Are Marginal Products Created ex Nihilo?

This is Chapter 5 from my book: Ellerman, David. 1995. Intellectual Trespassing as a Way of Life: Essays in Philosophy, Economics, and Mathematics. Lanham MD: Rowman & Littlefield.

When an orthodox economist considers the principle of people getting the fruits of labor, he or she will invariably interpret it in terms of marginal productivity.  The orthodox claim is that under the conditions of competitive equilibrium, each unit of labor “gets what it produces.”  Well-meaning capitalist liberals emphasize that actual capitalism may be neither competitive nor in equilibrium, and in any case, there are enormous difficulties in measuring the “marginal product of each factor of production.”  In other words, they accept that interpretation of marginal productivity theory in principle but fuss about its applicability in practice.

The Libertarian Case for Slavery (A Spoof on Nozick)

This is Chapter 3 from my book: Ellerman, David. 1995. Intellectual Trespassing as a Way of Life: Essays in Philosophy, Economics, and Mathematics. Lanham MD: Rowman & Littlefield.

Liberalism is living a lie.  It pretends that the contract to sell all of one’s labor, the self-enslavement contract, is an invalid contract beyond the pale while the contract to sell one’s labor piecemeal (by the hour, day, month, or year) is a perfectly valid contract above reproach.  The self-enslavement contract is one of the skeletons in liberalism’s intellectual closet.  Defenders of liberal capitalism are quick to accept even the most superficial arguments against voluntary slavery just to shove the issue back in the closet—just so long as the arguments do not carry over to the current contract to rent oneself out, the employer-employee contract.  Who wants to be seen as, in effect, defending voluntary slavery by showing how most arguments against the self-sale contract are baseless (aside from one “J. Philmore”)?

Myth and Metaphor in Orthodox Economics

This is Chapter 2 from: Ellerman, David. 1995. Intellectual Trespassing as a Way of Life: Essays in Philosophy, Economics, and Mathematics. Lanham MD: Rowman & Littlefield.

Discussion of the fundamental questions of political economy is today almost completely clouded and distorted by a number of basic myths and metaphors.  Deconstruction is necessary before constructive discussions can begin.  The myths and metaphors are concerned with basic conceptions about property and contract, not with prices and markets.  As layer upon layer of distortions are removed, new facts and new perspectives on old facts will emerge.  These facts have fairly direct normative implications, but the disagreements and controversies are about the facts, not about norms or prescriptions.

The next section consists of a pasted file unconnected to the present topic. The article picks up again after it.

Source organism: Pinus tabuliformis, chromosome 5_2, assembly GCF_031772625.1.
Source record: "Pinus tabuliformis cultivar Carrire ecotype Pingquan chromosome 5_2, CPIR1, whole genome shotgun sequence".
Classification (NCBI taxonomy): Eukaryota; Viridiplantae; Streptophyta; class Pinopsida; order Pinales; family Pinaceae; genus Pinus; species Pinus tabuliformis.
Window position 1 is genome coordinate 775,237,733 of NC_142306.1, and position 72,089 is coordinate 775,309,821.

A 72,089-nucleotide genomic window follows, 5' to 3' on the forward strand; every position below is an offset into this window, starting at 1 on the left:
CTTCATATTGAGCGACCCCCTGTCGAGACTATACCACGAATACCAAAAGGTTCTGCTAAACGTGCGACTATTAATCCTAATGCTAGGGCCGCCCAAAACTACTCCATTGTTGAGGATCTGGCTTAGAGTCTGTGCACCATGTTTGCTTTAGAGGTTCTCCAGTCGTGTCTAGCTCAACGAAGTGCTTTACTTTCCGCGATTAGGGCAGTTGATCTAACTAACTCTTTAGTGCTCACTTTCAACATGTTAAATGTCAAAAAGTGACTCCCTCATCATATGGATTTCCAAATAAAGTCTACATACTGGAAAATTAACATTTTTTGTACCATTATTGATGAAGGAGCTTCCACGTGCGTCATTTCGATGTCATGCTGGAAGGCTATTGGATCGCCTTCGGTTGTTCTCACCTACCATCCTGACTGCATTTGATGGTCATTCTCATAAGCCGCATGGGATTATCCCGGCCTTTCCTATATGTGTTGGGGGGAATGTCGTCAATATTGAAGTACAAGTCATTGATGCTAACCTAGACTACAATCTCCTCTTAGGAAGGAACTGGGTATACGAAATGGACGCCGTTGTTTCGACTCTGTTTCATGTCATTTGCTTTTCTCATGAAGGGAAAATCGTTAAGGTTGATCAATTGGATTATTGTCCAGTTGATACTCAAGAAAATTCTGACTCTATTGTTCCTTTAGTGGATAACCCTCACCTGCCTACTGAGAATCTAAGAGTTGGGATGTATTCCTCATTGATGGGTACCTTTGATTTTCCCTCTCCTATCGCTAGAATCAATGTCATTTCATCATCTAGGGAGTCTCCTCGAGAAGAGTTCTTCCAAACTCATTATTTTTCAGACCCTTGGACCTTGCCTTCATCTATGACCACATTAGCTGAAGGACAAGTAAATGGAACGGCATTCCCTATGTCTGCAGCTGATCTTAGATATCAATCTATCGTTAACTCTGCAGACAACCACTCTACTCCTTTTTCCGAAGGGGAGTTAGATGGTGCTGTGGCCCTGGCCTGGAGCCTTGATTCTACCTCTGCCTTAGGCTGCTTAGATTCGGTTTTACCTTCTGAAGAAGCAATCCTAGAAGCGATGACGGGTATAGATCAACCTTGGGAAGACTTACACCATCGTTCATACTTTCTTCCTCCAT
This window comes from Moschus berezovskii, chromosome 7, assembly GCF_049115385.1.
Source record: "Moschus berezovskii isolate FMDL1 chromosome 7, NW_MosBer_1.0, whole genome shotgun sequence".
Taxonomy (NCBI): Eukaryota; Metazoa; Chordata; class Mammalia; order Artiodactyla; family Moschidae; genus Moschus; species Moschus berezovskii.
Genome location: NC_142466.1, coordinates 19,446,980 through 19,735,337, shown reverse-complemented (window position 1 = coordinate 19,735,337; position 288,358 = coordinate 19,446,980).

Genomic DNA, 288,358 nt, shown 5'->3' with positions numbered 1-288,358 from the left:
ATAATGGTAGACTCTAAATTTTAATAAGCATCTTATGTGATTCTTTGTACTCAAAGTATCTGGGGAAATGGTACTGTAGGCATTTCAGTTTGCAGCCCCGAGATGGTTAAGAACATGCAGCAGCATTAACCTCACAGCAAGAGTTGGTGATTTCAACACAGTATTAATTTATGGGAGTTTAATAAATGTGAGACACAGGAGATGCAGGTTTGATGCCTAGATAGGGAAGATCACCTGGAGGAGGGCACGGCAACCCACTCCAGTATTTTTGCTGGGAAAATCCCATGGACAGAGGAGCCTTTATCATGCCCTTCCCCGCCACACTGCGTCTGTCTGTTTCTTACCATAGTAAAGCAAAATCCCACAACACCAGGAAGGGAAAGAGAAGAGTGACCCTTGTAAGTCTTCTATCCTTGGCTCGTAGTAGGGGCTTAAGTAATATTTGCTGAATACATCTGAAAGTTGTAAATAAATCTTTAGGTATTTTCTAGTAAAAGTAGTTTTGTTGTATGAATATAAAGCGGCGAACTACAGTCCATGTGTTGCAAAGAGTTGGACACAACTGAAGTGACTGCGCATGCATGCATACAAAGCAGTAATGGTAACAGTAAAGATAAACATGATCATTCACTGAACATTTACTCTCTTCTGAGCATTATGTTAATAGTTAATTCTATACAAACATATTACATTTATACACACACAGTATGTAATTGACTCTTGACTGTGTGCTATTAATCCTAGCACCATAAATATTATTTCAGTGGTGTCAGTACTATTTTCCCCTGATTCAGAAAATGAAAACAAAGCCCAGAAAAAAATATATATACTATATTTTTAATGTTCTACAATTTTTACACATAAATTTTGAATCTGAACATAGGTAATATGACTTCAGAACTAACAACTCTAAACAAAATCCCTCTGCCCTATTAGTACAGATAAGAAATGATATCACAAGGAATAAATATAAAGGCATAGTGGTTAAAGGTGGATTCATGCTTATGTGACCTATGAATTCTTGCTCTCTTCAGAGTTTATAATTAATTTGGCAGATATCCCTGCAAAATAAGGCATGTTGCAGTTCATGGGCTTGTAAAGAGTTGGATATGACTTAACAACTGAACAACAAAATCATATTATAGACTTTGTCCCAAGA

Talk: Neo-abolitionism and Marxism

These are the slides for a talk given in Munich in November 2017 at a conference on the Russian Revolution. The basic argument is that much of what John Stuart Mill said in the middle of the 19th century still sounds radical today. The reason is that Marx, Lenin, and the Russian Revolution set back the Left for a century and a half.

Knowledge and Institutional Change

This paper attempts set forth systematically some of the knowledge questions that determine certain strategies for institutional change.

Labor theory of property and Marginal productivity theory

This is a reprint from the journal Economic Thought of a paper on the labor theory of property and the neoclassial theory of marginal productivity.

On Property Theory

This paper is an introduction to property theory including the invisible hand mechanism which handles the initiation and termination of property rights in an on-going private property market economy. The Fundamental Theorem is that when Hume’s conditions of no involuntary transfers and no breached contracts are fulfilled, then the Lockean principle of people getting the fruits of their labor, i.e., imputing legal responsibility in accordance with de facto responsibility is satisfied. The major application is to the current system of a private property market economy based on the renting of persons, i.e., the employment contract.
This is a reprint of the paper in the Journal of Economic Issues in Sept. 2014.

Numeraire Illusion: The Final Demise of the Kaldor-Hicks Principle

The result in this paper undercuts the major applications of the Kaldor-Hicks reasoning in the standard Chicago school (wealth maximization) of law and economics, cost–benefit analysis, policy analysis, and related parts of applied welfare economics.

Wall Street Capitalism as “The Model” for Market Economies

This paper addresses the way the American “Wall Street Capitalism” embodies the irresponsible disconnect between action and the results that markets (unlike governments) are supposed to prevent. This paper is in the Slovene journal Theory and Practice that dates back to 1964.

Marxism as a Capitalist Tool

The Great Debate between capitalism and socialism is now in the dustbin of intellectual history, but Marxism still plays an important role in sustaining the misframing of the questions so that the defenders of the present employment system do not have to face the real questions that separate that system from a system of economic democracy. In that sense, Marxism has become the ultimate capitalist tool.